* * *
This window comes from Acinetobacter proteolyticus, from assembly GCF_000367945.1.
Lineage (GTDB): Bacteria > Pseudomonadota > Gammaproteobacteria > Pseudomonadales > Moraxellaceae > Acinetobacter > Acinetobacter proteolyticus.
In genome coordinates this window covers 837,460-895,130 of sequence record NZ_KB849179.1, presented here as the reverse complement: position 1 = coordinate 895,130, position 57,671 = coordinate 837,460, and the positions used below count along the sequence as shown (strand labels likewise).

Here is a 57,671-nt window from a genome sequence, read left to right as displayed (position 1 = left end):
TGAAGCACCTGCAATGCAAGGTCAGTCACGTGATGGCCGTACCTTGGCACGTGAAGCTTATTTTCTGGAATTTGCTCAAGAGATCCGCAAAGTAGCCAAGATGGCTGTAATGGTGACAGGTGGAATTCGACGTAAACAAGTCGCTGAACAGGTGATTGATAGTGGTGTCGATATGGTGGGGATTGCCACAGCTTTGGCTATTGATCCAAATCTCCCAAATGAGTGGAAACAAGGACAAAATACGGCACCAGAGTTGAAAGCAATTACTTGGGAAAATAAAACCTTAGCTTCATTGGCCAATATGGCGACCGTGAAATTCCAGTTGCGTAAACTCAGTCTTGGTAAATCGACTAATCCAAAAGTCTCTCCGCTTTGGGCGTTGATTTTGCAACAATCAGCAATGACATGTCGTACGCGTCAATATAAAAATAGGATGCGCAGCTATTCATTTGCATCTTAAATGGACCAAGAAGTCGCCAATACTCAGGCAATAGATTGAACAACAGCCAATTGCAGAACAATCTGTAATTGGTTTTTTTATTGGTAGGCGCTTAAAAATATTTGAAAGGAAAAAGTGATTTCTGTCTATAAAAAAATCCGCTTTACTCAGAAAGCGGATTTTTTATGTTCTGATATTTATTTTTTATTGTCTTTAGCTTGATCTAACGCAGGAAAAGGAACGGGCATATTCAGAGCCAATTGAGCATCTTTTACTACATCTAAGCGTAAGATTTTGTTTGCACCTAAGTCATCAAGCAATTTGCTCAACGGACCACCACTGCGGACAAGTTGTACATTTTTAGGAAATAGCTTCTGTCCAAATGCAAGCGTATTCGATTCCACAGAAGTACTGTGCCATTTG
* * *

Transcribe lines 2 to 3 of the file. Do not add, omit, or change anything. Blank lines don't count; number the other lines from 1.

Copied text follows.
Lineage (GTDB): Bacteria > Pseudomonadota > Gammaproteobacteria > Pseudomonadales > Moraxellaceae > Acinetobacter > Acinetobacter proteolyticus.
In genome coordinates this window covers 837,460-895,130 of sequence record NZ_KB849179.1, presented here as the reverse complement: position 1 = coordinate 895,130, position 57,671 = coordinate 837,460, and the positions used below count along the sequence as shown (strand labels likewise).